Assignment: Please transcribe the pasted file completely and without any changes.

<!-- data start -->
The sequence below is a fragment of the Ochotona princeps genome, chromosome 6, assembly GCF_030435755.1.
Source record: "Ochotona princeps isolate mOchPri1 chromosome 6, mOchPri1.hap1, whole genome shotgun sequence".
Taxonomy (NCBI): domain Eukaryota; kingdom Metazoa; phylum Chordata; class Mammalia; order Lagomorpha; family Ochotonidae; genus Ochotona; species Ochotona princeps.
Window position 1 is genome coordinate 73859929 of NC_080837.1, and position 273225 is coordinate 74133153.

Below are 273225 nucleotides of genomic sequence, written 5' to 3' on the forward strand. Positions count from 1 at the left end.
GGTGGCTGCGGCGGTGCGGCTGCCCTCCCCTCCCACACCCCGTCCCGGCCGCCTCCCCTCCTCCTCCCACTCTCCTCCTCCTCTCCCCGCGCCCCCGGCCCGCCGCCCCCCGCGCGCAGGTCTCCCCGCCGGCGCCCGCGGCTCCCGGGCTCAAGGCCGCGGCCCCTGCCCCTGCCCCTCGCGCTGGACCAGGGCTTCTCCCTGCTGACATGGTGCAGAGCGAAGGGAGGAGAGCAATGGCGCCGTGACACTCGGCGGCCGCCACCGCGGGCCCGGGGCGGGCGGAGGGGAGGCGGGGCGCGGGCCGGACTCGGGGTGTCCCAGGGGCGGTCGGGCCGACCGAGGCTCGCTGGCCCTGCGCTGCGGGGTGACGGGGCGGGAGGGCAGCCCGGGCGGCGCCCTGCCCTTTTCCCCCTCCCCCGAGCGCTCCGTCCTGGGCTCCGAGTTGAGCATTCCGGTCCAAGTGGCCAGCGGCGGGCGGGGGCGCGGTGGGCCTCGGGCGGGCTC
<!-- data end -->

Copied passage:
The sequence below is a fragment of the Ochotona princeps genome, chromosome 6, assembly GCF_030435755.1.
Source record: "Ochotona princeps isolate mOchPri1 chromosome 6, mOchPri1.hap1, whole genome shotgun sequence".
Taxonomy (NCBI): domain Eukaryota; kingdom Metazoa; phylum Chordata; class Mammalia; order Lagomorpha; family Ochotonidae; genus Ochotona; species Ochotona princeps.
Window position 1 is genome coordinate 73859929 of NC_080837.1, and position 273225 is coordinate 74133153.

Below are 273225 nucleotides of genomic sequence, written 5' to 3' on the forward strand. Positions count from 1 at the left end.
GGTGGCTGCGGCGGTGCGGCTGCCCTCCCCTCCCACACCCCGTCCCGGCCGCCTCCCCTCCTCCTCCCACTCTCCTCCTCCTCTCCCCGCGCCCCCGGCCCGCCGCCCCCCGCGCGCAGGTCTCCCCGCCGGCGCCCGCGGCTCCCGGGCTCAAGGCCGCGGCCCCTGCCCCTGCCCCTCGCGCTGGACCAGGGCTTCTCCCTGCTGACATGGTGCAGAGCGAAGGGAGGAGAGCAATGGCGCCGTGACACTCGGCGGCCGCCACCGCGGGCCCGGGGCGGGCGGAGGGGAGGCGGGGCGCGGGCCGGACTCGGGGTGTCCCAGGGGCGGTCGGGCCGACCGAGGCTCGCTGGCCCTGCGCTGCGGGGTGACGGGGCGGGAGGGCAGCCCGGGCGGCGCCCTGCCCTTTTCCCCCTCCCCCGAGCGCTCCGTCCTGGGCTCCGAGTTGAGCATTCCGGTCCAAGTGGCCAGCGGCGGGCGGGGGCGCGGTGGGCCTCGGGCGGGCTC